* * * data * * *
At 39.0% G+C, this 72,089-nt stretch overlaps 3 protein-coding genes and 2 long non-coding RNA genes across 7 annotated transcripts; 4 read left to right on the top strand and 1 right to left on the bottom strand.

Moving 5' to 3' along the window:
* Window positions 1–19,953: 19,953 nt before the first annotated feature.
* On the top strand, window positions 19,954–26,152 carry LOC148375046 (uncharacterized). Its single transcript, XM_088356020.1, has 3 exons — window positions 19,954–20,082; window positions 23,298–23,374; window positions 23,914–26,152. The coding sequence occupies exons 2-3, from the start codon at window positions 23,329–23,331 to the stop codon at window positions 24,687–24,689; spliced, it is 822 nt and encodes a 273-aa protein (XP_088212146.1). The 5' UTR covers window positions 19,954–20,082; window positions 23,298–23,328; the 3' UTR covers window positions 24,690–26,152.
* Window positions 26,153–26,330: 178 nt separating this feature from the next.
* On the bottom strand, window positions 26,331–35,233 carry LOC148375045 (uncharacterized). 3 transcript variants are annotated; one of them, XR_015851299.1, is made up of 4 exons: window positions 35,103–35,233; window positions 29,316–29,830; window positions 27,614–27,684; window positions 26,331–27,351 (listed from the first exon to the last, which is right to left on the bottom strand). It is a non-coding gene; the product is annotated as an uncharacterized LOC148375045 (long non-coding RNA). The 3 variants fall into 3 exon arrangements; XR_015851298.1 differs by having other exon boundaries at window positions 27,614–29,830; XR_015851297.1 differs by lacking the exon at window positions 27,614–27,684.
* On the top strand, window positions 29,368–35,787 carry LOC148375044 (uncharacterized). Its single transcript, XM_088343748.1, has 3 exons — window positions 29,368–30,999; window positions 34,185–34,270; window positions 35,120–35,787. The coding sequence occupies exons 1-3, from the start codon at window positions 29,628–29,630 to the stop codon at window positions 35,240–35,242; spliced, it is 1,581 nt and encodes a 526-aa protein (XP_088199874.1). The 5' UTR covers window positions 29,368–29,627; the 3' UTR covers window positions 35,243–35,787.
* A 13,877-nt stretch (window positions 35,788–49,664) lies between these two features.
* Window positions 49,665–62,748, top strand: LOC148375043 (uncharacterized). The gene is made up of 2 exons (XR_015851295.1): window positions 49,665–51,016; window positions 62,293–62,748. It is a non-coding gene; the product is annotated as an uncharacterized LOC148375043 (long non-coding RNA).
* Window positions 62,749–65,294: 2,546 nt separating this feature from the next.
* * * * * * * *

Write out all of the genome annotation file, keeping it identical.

At 39.0% G+C, this 72,089-nt stretch overlaps 3 protein-coding genes and 2 long non-coding RNA genes across 7 annotated transcripts; 4 read left to right on the top strand and 1 right to left on the bottom strand.

Moving 5' to 3' along the window:
* Window positions 1–19,953: 19,953 nt before the first annotated feature.
* On the top strand, window positions 19,954–26,152 carry LOC148375046 (uncharacterized). Its single transcript, XM_088356020.1, has 3 exons — window positions 19,954–20,082; window positions 23,298–23,374; window positions 23,914–26,152. The coding sequence occupies exons 2-3, from the start codon at window positions 23,329–23,331 to the stop codon at window positions 24,687–24,689; spliced, it is 822 nt and encodes a 273-aa protein (XP_088212146.1). The 5' UTR covers window positions 19,954–20,082; window positions 23,298–23,328; the 3' UTR covers window positions 24,690–26,152.
* Window positions 26,153–26,330: 178 nt separating this feature from the next.
* On the bottom strand, window positions 26,331–35,233 carry LOC148375045 (uncharacterized). 3 transcript variants are annotated; one of them, XR_015851299.1, is made up of 4 exons: window positions 35,103–35,233; window positions 29,316–29,830; window positions 27,614–27,684; window positions 26,331–27,351 (listed from the first exon to the last, which is right to left on the bottom strand). It is a non-coding gene; the product is annotated as an uncharacterized LOC148375045 (long non-coding RNA). The 3 variants fall into 3 exon arrangements; XR_015851298.1 differs by having other exon boundaries at window positions 27,614–29,830; XR_015851297.1 differs by lacking the exon at window positions 27,614–27,684.
* On the top strand, window positions 29,368–35,787 carry LOC148375044 (uncharacterized). Its single transcript, XM_088343748.1, has 3 exons — window positions 29,368–30,999; window positions 34,185–34,270; window positions 35,120–35,787. The coding sequence occupies exons 1-3, from the start codon at window positions 29,628–29,630 to the stop codon at window positions 35,240–35,242; spliced, it is 1,581 nt and encodes a 526-aa protein (XP_088199874.1). The 5' UTR covers window positions 29,368–29,627; the 3' UTR covers window positions 35,243–35,787.
* A 13,877-nt stretch (window positions 35,788–49,664) lies between these two features.
* Window positions 49,665–62,748, top strand: LOC148375043 (uncharacterized). The gene is made up of 2 exons (XR_015851295.1): window positions 49,665–51,016; window positions 62,293–62,748. It is a non-coding gene; the product is annotated as an uncharacterized LOC148375043 (long non-coding RNA).
* Window positions 62,749–65,294: 2,546 nt separating this feature from the next.